Moreover, a similarity exists between many of the issues and proofs in this type of case and those in a matrimonial action, the exclusive province of the Chancery Division under R. 4:75. Consequently, in this case, as we anticipate will be true in the majority of such cases, the Chancery Division is the appropriate forum. Selection of the Law or Chancery Division in future cases should reflect the responsible exercise of judgment by counsel, subject to the control of the court, to best achieve a just result in this evolving cause of action.

At 138, 447 A.2d 173.

After the New Jersey Supreme Court's opinion was issued I directed the parties to show cause why the instant action should or should not be remanded to the state courts. A hearing was held and I conclude that in the present posture of New Jersey law this kind of case is within the domestic relations exception to jurisdiction and must be remanded.

New Jersey's Supreme Court emphasized that it was not awarding alimony because "alimony may be awarded only in a matrimonial action for divorce or nullity". It was, it stated, "applying traditional equitable principles" in an attempt to "achieve substantial justice" by adjusting "the rights and duties of parties in light of the realities of their relationship". At 135, 447 A.2d 173.

*868 For federal jurisdictional purposes, it is immaterial what label is ascribed to the actions New Jersey courts are now required to take in "palimony" cases. What matters is not the label but rather the function the courts are called upon to perform. As delineated by the New Jersey Supreme Court, a palimony case applying New Jersey law is a domestic relations case within the exception to federal jurisdiction.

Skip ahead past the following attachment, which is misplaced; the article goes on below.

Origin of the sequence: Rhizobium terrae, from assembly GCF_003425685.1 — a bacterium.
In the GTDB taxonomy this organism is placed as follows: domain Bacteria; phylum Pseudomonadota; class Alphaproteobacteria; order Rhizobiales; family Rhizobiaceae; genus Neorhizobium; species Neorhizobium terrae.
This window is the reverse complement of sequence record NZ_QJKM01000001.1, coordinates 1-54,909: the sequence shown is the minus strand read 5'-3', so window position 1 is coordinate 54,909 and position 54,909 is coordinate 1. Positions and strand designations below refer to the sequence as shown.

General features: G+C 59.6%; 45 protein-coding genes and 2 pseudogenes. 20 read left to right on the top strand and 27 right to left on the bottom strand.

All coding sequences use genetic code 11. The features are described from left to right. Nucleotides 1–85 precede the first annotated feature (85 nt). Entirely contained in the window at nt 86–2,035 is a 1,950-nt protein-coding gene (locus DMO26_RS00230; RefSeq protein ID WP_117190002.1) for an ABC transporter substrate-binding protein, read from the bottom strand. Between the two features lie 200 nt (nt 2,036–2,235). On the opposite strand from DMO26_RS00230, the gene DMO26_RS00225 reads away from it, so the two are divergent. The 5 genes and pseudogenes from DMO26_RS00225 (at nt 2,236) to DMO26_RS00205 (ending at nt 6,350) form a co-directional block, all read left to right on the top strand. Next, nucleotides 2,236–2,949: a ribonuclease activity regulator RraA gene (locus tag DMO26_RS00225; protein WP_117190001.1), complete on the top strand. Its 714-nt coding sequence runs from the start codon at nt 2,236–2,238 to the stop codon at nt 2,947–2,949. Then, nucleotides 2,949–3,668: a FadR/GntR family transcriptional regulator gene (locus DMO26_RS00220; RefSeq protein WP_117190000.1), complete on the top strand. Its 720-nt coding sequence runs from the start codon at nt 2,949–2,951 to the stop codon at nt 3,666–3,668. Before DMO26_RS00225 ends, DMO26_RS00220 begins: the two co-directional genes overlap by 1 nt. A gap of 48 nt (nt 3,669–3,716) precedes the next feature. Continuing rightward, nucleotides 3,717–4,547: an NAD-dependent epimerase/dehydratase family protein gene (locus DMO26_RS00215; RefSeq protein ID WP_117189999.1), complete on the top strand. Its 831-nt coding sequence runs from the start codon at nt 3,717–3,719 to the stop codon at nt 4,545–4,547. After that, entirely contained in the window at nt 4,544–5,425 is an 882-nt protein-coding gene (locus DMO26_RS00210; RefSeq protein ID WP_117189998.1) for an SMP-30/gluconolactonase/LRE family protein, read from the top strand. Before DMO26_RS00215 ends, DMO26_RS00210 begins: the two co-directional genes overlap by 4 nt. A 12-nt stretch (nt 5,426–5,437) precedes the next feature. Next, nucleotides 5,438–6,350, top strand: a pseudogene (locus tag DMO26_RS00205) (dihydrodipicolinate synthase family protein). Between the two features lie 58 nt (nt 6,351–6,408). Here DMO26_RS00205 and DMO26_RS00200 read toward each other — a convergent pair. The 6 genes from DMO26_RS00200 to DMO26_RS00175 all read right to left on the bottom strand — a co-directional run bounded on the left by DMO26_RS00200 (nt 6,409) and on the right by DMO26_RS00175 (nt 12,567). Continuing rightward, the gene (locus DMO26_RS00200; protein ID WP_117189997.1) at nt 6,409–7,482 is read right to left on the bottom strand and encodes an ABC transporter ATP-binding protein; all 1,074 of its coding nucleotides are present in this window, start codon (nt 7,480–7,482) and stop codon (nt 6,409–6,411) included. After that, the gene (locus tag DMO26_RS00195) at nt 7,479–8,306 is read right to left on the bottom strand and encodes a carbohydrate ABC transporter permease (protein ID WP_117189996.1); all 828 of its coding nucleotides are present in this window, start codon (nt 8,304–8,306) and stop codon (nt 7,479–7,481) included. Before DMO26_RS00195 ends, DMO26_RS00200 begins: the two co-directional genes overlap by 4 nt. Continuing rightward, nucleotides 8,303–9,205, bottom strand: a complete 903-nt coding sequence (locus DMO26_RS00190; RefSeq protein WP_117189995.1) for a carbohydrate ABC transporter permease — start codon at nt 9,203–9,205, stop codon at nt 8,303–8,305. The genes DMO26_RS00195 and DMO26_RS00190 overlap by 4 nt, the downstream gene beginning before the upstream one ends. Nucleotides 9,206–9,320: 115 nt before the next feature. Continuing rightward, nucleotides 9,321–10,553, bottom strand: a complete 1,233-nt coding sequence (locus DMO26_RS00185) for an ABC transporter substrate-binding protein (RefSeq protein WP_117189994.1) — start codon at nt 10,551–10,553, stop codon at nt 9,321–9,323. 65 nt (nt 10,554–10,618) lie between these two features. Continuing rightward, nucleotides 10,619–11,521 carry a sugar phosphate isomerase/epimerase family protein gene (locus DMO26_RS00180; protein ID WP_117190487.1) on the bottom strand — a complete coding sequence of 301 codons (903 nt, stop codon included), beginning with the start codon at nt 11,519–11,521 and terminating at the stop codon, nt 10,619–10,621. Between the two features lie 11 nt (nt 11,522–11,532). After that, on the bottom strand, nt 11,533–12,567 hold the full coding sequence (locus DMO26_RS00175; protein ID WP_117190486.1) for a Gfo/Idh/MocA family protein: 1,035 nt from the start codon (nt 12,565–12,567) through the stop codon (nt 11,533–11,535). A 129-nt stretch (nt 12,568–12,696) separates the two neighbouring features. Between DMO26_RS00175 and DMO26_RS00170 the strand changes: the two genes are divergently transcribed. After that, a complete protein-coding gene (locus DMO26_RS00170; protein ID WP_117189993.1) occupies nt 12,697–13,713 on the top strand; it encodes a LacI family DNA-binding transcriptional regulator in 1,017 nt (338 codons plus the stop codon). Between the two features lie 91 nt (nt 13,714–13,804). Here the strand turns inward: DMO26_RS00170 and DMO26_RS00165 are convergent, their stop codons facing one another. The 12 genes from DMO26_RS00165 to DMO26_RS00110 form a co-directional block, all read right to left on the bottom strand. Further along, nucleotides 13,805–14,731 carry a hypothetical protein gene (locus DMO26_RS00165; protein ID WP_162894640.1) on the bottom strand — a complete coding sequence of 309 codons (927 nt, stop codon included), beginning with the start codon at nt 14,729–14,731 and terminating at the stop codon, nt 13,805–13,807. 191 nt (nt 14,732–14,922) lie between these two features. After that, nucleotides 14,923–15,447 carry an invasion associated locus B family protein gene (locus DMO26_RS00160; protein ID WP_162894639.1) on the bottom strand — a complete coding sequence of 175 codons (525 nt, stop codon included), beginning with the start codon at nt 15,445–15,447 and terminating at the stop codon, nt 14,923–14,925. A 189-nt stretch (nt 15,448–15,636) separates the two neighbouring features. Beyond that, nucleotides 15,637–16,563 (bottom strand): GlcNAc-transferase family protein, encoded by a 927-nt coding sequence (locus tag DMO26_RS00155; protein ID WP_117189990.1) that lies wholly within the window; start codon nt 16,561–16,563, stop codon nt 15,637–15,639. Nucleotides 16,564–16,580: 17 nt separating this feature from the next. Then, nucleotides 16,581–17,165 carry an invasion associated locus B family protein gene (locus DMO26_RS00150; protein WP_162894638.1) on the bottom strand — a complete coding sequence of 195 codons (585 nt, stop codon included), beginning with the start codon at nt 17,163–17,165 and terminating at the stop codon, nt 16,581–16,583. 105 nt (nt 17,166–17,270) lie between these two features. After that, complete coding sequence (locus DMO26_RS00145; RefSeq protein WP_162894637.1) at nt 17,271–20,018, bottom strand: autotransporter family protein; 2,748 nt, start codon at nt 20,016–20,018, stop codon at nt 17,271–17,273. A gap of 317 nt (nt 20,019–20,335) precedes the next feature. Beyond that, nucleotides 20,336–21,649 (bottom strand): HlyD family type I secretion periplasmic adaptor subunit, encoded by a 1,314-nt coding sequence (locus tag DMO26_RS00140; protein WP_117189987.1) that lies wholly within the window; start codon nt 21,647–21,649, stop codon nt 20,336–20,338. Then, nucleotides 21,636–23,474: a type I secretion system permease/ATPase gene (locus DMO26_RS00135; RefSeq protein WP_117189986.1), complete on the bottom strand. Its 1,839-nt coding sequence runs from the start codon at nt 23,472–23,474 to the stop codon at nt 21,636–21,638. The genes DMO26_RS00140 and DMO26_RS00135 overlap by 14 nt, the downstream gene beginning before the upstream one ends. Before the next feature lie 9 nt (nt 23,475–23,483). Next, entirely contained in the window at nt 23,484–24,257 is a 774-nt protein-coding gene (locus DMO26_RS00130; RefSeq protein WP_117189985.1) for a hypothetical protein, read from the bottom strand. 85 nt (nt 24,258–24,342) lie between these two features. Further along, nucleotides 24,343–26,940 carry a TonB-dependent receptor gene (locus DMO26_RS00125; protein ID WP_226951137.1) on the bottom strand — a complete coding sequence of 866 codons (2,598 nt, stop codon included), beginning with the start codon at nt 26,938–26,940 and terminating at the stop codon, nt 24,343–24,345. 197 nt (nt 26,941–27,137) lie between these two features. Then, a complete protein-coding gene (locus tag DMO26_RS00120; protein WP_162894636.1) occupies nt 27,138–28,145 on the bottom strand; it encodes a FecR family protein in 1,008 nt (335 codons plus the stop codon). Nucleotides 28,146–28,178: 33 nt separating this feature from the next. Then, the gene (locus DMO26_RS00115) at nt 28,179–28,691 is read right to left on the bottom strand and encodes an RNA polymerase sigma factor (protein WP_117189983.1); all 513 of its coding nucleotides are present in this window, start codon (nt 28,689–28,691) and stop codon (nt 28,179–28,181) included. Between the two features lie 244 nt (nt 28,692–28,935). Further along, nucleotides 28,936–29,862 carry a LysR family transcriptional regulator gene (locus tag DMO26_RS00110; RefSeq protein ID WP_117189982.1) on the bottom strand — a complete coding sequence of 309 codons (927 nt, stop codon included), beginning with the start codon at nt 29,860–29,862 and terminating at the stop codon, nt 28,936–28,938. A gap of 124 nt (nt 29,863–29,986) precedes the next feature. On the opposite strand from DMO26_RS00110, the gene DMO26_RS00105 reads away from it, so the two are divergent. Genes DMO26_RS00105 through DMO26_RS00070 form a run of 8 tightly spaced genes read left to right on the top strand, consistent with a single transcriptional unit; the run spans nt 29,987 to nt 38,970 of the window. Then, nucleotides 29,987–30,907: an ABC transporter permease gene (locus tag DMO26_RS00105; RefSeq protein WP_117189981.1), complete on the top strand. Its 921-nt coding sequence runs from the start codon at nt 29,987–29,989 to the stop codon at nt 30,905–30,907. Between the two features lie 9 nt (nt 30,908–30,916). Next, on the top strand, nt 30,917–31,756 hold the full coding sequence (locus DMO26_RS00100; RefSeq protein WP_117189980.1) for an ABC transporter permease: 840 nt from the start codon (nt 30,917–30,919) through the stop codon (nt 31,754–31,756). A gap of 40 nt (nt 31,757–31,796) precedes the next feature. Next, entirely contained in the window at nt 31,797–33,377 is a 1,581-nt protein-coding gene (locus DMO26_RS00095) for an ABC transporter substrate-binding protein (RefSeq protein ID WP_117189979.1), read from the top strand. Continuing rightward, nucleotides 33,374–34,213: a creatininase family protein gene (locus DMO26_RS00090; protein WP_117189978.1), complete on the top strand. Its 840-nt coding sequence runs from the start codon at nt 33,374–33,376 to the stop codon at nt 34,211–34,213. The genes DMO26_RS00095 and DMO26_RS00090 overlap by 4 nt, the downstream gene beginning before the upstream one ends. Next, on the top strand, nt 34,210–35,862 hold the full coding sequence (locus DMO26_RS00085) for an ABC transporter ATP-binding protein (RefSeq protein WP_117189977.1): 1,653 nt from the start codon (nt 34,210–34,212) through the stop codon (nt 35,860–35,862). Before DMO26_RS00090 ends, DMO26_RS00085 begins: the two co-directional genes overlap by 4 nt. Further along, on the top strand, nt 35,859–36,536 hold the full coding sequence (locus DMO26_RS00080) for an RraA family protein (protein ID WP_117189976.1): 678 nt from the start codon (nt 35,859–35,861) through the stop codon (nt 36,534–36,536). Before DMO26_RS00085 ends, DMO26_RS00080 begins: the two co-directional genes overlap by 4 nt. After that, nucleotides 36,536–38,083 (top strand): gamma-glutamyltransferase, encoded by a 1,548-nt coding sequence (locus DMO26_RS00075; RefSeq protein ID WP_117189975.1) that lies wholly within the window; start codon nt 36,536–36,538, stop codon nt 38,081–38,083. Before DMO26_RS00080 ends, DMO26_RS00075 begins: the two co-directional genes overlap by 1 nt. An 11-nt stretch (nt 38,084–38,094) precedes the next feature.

In Crowe v. DeGioia the Supreme Court defined a significant state interest in living relationships established by agreement rather than by formal marriage. It noted the frequency of such relationships and the need to protect the interests of the parties to them, stating:

Increasing numbers of unmarried couples live together. The number of households comprised of unmarried partners rose from approximately 12,000 in 1960 to more than 1.5 million in 1980. U. S. Bureau of Census, Dept. of Commerce, 1960 Census of Population, `Persons by Family Characteristics,' Table 15 (1960) and Current Population Report, Series P-20, No. 365, `Marital Status in Living Arrangements,' Table 7 (1980). Although plaintiff need not be rewarded for cohabiting with defendant, she should not be penalized simply because she lived with him in consideration of a promise for support. Our endeavor is to shape a remedy that will protect the legally cognizable interests of the parties and serve the needs of justice.

At 135, 447 A.2d 173.

The Court evidently contemplates that palimony actions will be commenced with increasing frequency and in its opinion provided guidance as to the Division of the Superior Court in which such actions should be filednormally the Chancery Division. At 137, 447 A.2d 173.

Not only does Crowe v. DeGioia announce a significant state interest in the consensual live-in relationship, it requires that in order to protect this interest a trial court must make the same kinds of inquiries that have traditionally brought into play the domestic relations exception to federal jurisdiction. In Crowe v. DeGioia the Court's rationale requires a finding of a reasonable basis for one of the parties to remain in the non-marital home. It requires a finding of the minimal needs of the moving party in order to form a basis for an award of interim support payments. It requires a finding as to the necessity of medical, dental and pharmaceutical bills. Final resolution of the controversy will inevitably require extensive probing into many other issues similar to those in a matrimonial action in order "to best achieve a just result in this evolving cause of action".

For the reasons set forth in my earlier opinion, these are the kinds of inquiries and judgments which the state courts are best equipped to handle. They are the kinds of inquiries and judgments which, under the domestic relations exception to jurisdiction, may not be made by federal courts.

For these reasons the case will be remanded to the Superior Court of New Jersey, Chancery Division. I will enter a form of order.